News

Now you can drink like J.R. from ‘Dallas’

Now you can drink like J.R. from ‘Dallas’

DRINK LIKE 'DALLAS:' This 1981 file photo provided by CBS shows Larry Hagman in character as J.R. Ewing in the television series "Dallas." Actor Larry Hagman, who for more than a decade played villainous patriarch JR Ewing in the TV soap Dallas, died in 2012. Photo: Associated Press

Bosses of TV drama “Dallas” are paying tribute to the late Larry Hagman with a new brand of liquor named after his iconic character J.R. Ewing.

The veteran actor passed away in November, 2012 after a battle with cancer, and to honor Hagman and his lasting legacy, show executives have teamed up with three Dallas, Texas-based bottling companies to create J.R. Ewing Bourbon, the character’s drink of choice.

The four-year-old, 80 percent proof liquor is distilled in Kentucky and the glass container features a screen-printed image of the Ewings’ iconic home of Southfork Ranch.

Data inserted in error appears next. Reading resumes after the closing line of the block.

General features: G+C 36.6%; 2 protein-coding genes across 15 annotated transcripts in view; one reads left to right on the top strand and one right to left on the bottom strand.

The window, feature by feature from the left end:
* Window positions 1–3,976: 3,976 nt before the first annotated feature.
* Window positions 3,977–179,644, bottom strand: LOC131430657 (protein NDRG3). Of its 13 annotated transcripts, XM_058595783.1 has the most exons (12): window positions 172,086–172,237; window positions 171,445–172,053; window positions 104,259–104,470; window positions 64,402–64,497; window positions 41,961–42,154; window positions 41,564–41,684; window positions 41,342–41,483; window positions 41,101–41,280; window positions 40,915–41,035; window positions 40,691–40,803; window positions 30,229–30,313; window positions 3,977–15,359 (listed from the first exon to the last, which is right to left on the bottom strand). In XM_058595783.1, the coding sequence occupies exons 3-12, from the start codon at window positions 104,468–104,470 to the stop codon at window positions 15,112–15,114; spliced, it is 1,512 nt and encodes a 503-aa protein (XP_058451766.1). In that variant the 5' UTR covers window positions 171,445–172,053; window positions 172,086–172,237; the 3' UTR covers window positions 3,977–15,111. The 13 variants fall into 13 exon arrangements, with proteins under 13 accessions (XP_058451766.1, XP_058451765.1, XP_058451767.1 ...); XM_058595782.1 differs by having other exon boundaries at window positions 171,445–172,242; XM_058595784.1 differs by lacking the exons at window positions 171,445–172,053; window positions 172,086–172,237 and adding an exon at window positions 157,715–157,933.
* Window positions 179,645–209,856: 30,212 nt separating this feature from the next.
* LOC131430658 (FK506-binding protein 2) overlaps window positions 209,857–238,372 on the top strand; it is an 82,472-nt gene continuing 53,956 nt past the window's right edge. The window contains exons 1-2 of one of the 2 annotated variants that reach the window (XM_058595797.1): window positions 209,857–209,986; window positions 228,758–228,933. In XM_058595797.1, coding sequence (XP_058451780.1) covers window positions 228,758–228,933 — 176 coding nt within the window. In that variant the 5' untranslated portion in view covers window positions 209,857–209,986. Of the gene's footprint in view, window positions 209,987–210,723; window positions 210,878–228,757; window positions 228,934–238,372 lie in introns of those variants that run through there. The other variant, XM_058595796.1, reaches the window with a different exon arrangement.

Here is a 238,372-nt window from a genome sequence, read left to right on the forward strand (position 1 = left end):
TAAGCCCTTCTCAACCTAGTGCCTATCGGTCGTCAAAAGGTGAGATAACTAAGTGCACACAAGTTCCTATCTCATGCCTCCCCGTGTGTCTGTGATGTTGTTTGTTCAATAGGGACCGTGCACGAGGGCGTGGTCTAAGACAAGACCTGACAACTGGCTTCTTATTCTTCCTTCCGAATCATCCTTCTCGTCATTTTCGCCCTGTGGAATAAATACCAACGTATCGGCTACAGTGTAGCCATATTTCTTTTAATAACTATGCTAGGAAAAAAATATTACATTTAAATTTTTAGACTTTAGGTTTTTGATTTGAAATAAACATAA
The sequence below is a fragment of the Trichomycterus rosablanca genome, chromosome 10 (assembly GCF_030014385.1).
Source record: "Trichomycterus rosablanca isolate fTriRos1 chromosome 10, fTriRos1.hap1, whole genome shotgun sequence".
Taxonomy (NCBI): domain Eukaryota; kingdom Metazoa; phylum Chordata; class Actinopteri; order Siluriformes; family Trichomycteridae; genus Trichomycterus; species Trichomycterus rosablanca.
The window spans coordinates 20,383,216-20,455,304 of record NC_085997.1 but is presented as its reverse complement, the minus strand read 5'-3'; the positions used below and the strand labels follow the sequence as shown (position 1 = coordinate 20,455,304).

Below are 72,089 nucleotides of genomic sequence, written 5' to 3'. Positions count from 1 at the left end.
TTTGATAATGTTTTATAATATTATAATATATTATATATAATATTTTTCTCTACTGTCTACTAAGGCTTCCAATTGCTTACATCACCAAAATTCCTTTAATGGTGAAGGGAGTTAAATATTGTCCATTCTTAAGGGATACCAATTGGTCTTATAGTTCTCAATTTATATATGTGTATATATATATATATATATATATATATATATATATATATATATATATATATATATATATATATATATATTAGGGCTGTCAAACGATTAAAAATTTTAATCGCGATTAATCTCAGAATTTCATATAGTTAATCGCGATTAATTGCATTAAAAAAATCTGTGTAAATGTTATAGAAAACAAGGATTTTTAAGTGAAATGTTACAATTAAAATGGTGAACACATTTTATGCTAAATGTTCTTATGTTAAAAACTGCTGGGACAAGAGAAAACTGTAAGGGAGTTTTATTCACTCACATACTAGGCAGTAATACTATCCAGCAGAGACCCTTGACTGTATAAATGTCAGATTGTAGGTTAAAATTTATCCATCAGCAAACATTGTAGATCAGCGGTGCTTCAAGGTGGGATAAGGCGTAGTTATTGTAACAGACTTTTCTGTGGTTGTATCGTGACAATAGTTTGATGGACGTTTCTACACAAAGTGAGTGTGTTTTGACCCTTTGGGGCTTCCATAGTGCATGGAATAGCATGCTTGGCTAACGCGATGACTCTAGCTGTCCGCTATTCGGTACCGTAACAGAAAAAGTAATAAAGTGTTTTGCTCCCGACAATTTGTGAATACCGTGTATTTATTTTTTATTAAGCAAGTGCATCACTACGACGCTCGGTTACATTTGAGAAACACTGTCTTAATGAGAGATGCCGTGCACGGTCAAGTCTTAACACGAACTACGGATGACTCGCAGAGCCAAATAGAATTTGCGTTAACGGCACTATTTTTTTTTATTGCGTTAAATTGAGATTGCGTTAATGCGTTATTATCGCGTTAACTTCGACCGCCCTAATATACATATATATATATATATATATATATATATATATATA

J.R. Ewing Bourbon will initially be released in 14 states in the U.S., to coincide with the third-season premiere of Dallas on Feb. 24, before a planned international sale by the end of the year.

Recent Headlines

in Entertainment, Sports

Was ‘Concussion’ altered to avoid angering the NFL?

Fresh
10-overlay1

Hacked Sony emails appear to show that the m arketing plans for the movie were positioned to focus on the story of a whistle-blower, rather than a condemnation of the sport.

in National

Millions hit by data hack still don’t know they’re victims

Fresh
11-overlay

The U.S. government has not yet notified any of the 21.5 million federal employees and contractors whose security clearance data was hacked more than three months ago.

in National

Study: Millennials’ credit scores are in the gutter

Updated
creditcard

Millennials get plenty of recognition for frugality and their desire to share everything from cars to clothes, but they also have the lowest average credit score of any generation.

in Sports

Deflategate decision expected by Friday

tombrady

Judge Richard Berman will soon issue his ruling on whether New England Patriots quarterback Tom Brady must serve a four-game suspension.

in National

Nearly a quarter of Americans call their jobs ‘meaningless’

25-overlay2

A new poll shows 24 percent of Americans say their jobs do not make a meaningful contribution to the world.